Because the project fails to include environmental protective operational criteria, the DEIR’s modeling (see pages ES-71 to ES-74) concludes that the Delta tunnel (and all alternatives) will reduce the survival of winter-run and spring-run salmon migrating through the Delta, reduce the abundance of Longfin Smelt, increase the number of Delta Smelt that are entrained and killed, and worsen ecological conditions in the estuary (including reducing Delta outflow in dry and critically dry years - see Table 5A-B3.3.4.4-D.).  The status quo in the Bay-Delta is awful for our native fish and wildlife, but the DEIR demonstrates that the Delta tunnel project – at least with the proposed operations – would make things in the Delta even worse.

And if that’s not enough, the DEIR excludes consideration of the effects of climate change in assessing whether the proposed project and alternatives will cause significant impacts under CEQA.  Instead, the CEQA analysis is based on observed hydrological conditions from 1922-2015 without accounting for the effects of climate change that have been documented and observed over the past century, including: increases in air and water temperatures, earlier runoff, increased frequency and magnitude of droughts, and sea level rise.   While the DEIR includes appendices that model the effects of the Delta tunnel with the anticipated effects of climate change in 2040, when the Delta tunnel could first be operational,

These longer-term analyses were performed outside of CEQA requirements to provide information about possible future environmental conditions once conveyance facilities are operational. Because these analyses are provided for informational purposes, no CEQA significance conclusions are presented for potential impacts, and no mitigation measures are recommended to reduce potential impacts.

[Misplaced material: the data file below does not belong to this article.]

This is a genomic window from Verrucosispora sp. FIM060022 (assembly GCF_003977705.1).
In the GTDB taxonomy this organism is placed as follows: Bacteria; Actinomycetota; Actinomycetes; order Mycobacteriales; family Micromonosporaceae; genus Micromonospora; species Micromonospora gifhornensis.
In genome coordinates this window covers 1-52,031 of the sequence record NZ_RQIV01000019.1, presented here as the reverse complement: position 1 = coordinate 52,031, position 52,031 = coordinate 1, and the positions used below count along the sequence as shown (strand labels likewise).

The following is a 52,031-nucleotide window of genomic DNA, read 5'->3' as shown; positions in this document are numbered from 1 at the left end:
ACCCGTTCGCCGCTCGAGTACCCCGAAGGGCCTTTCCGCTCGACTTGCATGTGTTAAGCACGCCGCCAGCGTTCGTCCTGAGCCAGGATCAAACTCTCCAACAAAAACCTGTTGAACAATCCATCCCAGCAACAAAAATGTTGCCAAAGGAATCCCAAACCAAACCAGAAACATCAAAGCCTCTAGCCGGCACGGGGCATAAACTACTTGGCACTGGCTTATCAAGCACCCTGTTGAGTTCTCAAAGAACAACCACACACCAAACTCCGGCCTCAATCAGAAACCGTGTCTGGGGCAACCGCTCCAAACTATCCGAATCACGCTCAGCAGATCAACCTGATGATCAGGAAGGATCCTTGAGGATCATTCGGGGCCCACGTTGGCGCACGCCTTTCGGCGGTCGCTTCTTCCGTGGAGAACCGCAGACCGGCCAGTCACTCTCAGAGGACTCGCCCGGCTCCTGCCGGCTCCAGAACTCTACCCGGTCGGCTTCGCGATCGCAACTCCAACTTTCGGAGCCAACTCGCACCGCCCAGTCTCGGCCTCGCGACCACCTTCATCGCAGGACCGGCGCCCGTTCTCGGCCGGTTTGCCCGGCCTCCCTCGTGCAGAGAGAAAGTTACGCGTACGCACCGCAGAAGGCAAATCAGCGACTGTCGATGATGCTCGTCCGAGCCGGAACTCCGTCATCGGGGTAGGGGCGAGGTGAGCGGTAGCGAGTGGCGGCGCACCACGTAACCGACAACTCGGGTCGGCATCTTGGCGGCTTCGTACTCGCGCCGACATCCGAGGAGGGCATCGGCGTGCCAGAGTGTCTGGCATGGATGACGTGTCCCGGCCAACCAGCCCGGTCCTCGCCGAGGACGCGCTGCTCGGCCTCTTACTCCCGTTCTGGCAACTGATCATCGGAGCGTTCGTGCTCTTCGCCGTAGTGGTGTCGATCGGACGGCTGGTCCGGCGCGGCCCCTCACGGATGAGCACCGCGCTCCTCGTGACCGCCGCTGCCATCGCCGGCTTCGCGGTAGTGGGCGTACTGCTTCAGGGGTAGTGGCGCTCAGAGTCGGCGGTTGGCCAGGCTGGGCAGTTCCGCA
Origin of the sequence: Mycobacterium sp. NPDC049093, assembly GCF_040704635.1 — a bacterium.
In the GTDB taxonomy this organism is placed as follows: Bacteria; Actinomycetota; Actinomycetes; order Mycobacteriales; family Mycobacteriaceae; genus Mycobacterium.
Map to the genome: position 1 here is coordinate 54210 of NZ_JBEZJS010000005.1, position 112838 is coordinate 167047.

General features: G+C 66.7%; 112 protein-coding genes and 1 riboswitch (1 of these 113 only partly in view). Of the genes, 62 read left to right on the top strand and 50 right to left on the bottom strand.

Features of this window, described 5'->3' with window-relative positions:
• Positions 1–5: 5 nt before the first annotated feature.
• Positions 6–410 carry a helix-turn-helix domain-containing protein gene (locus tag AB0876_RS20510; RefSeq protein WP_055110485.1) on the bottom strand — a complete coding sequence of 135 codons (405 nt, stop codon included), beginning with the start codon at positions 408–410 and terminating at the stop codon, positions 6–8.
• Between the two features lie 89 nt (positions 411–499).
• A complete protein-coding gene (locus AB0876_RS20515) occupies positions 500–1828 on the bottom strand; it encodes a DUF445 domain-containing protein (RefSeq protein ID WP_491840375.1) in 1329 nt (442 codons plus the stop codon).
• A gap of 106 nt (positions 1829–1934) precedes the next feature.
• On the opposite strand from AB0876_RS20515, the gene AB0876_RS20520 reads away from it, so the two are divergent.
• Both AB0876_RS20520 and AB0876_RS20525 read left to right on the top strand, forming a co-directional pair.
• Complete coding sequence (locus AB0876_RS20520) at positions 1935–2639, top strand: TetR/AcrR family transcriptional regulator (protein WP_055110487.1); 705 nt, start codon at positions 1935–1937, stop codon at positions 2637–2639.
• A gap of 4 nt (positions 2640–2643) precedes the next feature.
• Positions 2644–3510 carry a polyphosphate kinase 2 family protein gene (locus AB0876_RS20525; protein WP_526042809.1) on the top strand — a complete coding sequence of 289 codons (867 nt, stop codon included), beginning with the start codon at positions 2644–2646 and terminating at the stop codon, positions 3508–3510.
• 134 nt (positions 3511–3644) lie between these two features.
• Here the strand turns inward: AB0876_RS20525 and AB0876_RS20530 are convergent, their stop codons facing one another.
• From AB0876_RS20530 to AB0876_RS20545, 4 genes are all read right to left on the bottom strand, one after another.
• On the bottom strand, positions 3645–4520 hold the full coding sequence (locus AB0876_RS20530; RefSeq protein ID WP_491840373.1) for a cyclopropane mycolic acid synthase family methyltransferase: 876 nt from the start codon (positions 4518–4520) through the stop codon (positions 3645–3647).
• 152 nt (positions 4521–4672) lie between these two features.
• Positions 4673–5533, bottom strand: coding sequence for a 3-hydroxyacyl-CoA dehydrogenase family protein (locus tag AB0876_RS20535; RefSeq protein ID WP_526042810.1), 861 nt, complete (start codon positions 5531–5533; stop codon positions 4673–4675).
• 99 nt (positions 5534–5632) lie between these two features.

(DEIR, Chapter 4 at 4-5 to 4-6).  This approach seems to clearly violate DWR’s 2018 Guidance on Climate Change Analysis and does not comply with CEQA. 

Ignoring the fact that increased flows into and through the Bay-Delta are needed to protect and restore the health of this imperiled ecosystem – and that the State Water Board’s 2018 Framework is a reasonably foreseeable update of the Bay-Delta Water Quality Control Plan that must be considered – is inconsistent with CEQA.  To be fair, the Delta tunnels DEIR isn’t the only CEQA document that refused to consider any operational alternatives to protect the environment.  In the coming weeks, we will highlight several other flawed environmental analyses for projects in the Bay-Delta, all of which are proposing to divert the same water – much of which won’t be available for diversion when the State Water Board finally adopts a scientifically credible update to Delta outflow other Delta water quality objectives in the Bay-Delta Water Quality Control Plan.

Like an ostrich sticking its head in the sand, the Delta Tunnel DEIR's attempt to simply ignore the fact that the salmon and other native species need more clean water flowing into and through the Delta won’t make the biological science go away. 

About the Authors

Doug Obegi

Director, California River Restoration, Water Division, Nature Program